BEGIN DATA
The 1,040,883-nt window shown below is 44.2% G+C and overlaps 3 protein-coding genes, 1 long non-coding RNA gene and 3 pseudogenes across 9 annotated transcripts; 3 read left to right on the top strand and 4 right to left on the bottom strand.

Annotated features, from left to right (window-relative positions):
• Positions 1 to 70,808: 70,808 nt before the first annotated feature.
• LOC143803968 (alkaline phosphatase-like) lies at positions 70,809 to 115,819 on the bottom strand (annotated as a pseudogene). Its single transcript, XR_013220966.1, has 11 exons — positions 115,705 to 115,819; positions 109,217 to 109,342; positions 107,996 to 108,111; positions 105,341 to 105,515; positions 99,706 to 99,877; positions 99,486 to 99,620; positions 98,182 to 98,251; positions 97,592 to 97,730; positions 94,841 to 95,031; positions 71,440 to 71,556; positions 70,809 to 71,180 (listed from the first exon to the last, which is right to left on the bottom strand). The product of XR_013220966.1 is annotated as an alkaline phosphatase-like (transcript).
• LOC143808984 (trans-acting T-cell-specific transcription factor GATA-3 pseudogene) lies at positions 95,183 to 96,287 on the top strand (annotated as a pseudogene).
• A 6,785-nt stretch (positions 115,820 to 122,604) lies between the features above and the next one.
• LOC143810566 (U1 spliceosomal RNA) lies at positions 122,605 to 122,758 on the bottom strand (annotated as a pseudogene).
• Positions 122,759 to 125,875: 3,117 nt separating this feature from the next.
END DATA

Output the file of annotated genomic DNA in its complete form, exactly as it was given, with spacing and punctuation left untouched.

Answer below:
The 1,040,883-nt window shown below is 44.2% G+C and overlaps 3 protein-coding genes, 1 long non-coding RNA gene and 3 pseudogenes across 9 annotated transcripts; 3 read left to right on the top strand and 4 right to left on the bottom strand.

Annotated features, from left to right (window-relative positions):
• Positions 1 to 70,808: 70,808 nt before the first annotated feature.
• LOC143803968 (alkaline phosphatase-like) lies at positions 70,809 to 115,819 on the bottom strand (annotated as a pseudogene). Its single transcript, XR_013220966.1, has 11 exons — positions 115,705 to 115,819; positions 109,217 to 109,342; positions 107,996 to 108,111; positions 105,341 to 105,515; positions 99,706 to 99,877; positions 99,486 to 99,620; positions 98,182 to 98,251; positions 97,592 to 97,730; positions 94,841 to 95,031; positions 71,440 to 71,556; positions 70,809 to 71,180 (listed from the first exon to the last, which is right to left on the bottom strand). The product of XR_013220966.1 is annotated as an alkaline phosphatase-like (transcript).
• LOC143808984 (trans-acting T-cell-specific transcription factor GATA-3 pseudogene) lies at positions 95,183 to 96,287 on the top strand (annotated as a pseudogene).
• A 6,785-nt stretch (positions 115,820 to 122,604) lies between the features above and the next one.
• LOC143810566 (U1 spliceosomal RNA) lies at positions 122,605 to 122,758 on the bottom strand (annotated as a pseudogene).
• Positions 122,759 to 125,875: 3,117 nt separating this feature from the next.